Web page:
Because Ian knew my natural tendencies, he knew I wouldn’t spend less time with friends, in bars, seeing bands, generally living life the way I enjoy it. So while I don’t put as much into my savings each week, what I do put in stays in because it is a measured and achievable goal; when I check the balance of that account I get a sense of having accomplished something rather than being disappointed with myself.

As marketers, we tend to do the same. A client wants the biggest and best of everything; they’re a traditional brick and mortar business, but they want the most innovative social media strategy we can possibly concoct, in fact why don’t we just go create a new start-up with a silly play on words, invent some tech nobody needs with a catchy name so the client can pull off a world first in this space and get kudos if not customers, right? Right. And so very wrong.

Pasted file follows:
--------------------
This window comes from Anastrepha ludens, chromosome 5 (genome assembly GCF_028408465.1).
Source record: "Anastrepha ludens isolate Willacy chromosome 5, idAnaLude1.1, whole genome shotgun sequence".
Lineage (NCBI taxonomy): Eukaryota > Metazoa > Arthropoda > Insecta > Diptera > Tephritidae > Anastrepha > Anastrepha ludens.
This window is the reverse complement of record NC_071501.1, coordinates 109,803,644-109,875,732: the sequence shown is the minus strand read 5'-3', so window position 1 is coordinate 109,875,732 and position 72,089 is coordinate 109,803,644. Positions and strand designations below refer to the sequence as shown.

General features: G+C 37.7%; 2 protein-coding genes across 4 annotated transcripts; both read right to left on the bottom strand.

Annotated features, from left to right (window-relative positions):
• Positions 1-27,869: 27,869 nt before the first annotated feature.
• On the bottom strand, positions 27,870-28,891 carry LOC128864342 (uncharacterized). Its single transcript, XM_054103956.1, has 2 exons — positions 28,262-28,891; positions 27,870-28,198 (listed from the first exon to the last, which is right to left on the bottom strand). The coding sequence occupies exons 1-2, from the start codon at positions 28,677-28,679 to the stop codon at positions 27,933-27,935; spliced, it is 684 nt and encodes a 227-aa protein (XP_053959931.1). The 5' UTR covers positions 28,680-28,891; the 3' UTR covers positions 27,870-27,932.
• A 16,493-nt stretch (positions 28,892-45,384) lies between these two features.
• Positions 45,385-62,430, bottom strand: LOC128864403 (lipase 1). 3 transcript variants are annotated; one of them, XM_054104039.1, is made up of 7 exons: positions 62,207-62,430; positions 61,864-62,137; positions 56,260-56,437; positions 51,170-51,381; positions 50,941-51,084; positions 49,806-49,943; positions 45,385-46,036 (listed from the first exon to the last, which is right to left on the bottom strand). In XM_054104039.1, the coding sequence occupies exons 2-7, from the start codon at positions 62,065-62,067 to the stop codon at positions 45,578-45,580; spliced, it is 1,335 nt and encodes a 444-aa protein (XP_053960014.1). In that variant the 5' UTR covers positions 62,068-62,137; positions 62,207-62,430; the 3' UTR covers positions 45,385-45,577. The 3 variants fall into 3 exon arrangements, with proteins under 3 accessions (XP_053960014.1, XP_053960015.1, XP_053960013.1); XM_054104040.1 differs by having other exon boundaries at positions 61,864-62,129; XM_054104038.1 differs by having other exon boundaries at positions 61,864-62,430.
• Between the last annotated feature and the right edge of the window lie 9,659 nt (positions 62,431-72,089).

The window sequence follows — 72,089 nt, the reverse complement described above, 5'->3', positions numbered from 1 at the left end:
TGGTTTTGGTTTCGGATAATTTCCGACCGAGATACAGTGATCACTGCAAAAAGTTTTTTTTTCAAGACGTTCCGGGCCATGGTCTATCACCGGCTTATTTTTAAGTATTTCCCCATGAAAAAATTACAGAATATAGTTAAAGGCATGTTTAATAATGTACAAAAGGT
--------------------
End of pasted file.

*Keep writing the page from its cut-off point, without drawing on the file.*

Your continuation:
We need to be partners, not providers. If a client says they want to talk to their audience but isn’t sure how, don’t tell them they need a Facebook application and a UGC-driven promotion and a new micro-site when you know they don’t (by the by, if you’re not sure what they need, see Forrester’s POST Methodology). If they really want to talk, make them understand what that means. Explain the true nature of corporate transparency, explain what being in that conversation is all about, give them the upshot as well as the potential to take a very public beating. Partner with them, show thought leadership and a willingness to walk the road alongside their efforts.

Most of all set achievable goals, they can start a WordPress blog for free. They can set up a company profile on Get Satisfaction. They can do a wealth of zero dollar marketing exercises that tests the water for them and for the people they answer to. Get that right first; a senior executive’s ego will drive the headline grabbing stuff anyway. Show them genuine value. Or they will eventually show you the door.

Now if you’ll excuse me, I have to get up for a run in 7 hours.